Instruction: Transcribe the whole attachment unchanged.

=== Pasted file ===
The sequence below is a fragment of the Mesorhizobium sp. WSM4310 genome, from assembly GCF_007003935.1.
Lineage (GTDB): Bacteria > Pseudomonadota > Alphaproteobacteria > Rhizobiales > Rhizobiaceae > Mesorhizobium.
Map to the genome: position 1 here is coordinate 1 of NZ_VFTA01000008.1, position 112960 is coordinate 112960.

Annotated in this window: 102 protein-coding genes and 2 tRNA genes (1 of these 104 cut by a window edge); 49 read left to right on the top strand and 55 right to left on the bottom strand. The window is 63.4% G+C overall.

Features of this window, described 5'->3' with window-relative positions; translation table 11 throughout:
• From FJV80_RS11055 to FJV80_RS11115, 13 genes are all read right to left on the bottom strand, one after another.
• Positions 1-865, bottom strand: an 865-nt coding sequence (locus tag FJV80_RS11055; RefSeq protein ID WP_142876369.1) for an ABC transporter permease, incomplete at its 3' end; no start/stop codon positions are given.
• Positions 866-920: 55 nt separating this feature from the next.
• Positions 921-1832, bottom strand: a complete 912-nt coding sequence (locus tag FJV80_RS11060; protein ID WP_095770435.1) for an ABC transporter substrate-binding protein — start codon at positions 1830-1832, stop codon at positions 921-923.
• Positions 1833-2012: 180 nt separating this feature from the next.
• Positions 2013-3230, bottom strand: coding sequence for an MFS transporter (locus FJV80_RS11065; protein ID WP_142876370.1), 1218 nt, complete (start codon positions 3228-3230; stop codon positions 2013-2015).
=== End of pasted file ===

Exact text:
The sequence below is a fragment of the Mesorhizobium sp. WSM4310 genome, from assembly GCF_007003935.1.
Lineage (GTDB): Bacteria > Pseudomonadota > Alphaproteobacteria > Rhizobiales > Rhizobiaceae > Mesorhizobium.
Map to the genome: position 1 here is coordinate 1 of NZ_VFTA01000008.1, position 112960 is coordinate 112960.

Annotated in this window: 102 protein-coding genes and 2 tRNA genes (1 of these 104 cut by a window edge); 49 read left to right on the top strand and 55 right to left on the bottom strand. The window is 63.4% G+C overall.

Features of this window, described 5'->3' with window-relative positions; translation table 11 throughout:
• From FJV80_RS11055 to FJV80_RS11115, 13 genes are all read right to left on the bottom strand, one after another.
• Positions 1-865, bottom strand: an 865-nt coding sequence (locus tag FJV80_RS11055; RefSeq protein ID WP_142876369.1) for an ABC transporter permease, incomplete at its 3' end; no start/stop codon positions are given.
• Positions 866-920: 55 nt separating this feature from the next.
• Positions 921-1832, bottom strand: a complete 912-nt coding sequence (locus tag FJV80_RS11060; protein ID WP_095770435.1) for an ABC transporter substrate-binding protein — start codon at positions 1830-1832, stop codon at positions 921-923.
• Positions 1833-2012: 180 nt separating this feature from the next.
• Positions 2013-3230, bottom strand: coding sequence for an MFS transporter (locus FJV80_RS11065; protein ID WP_142876370.1), 1218 nt, complete (start codon positions 3228-3230; stop codon positions 2013-2015).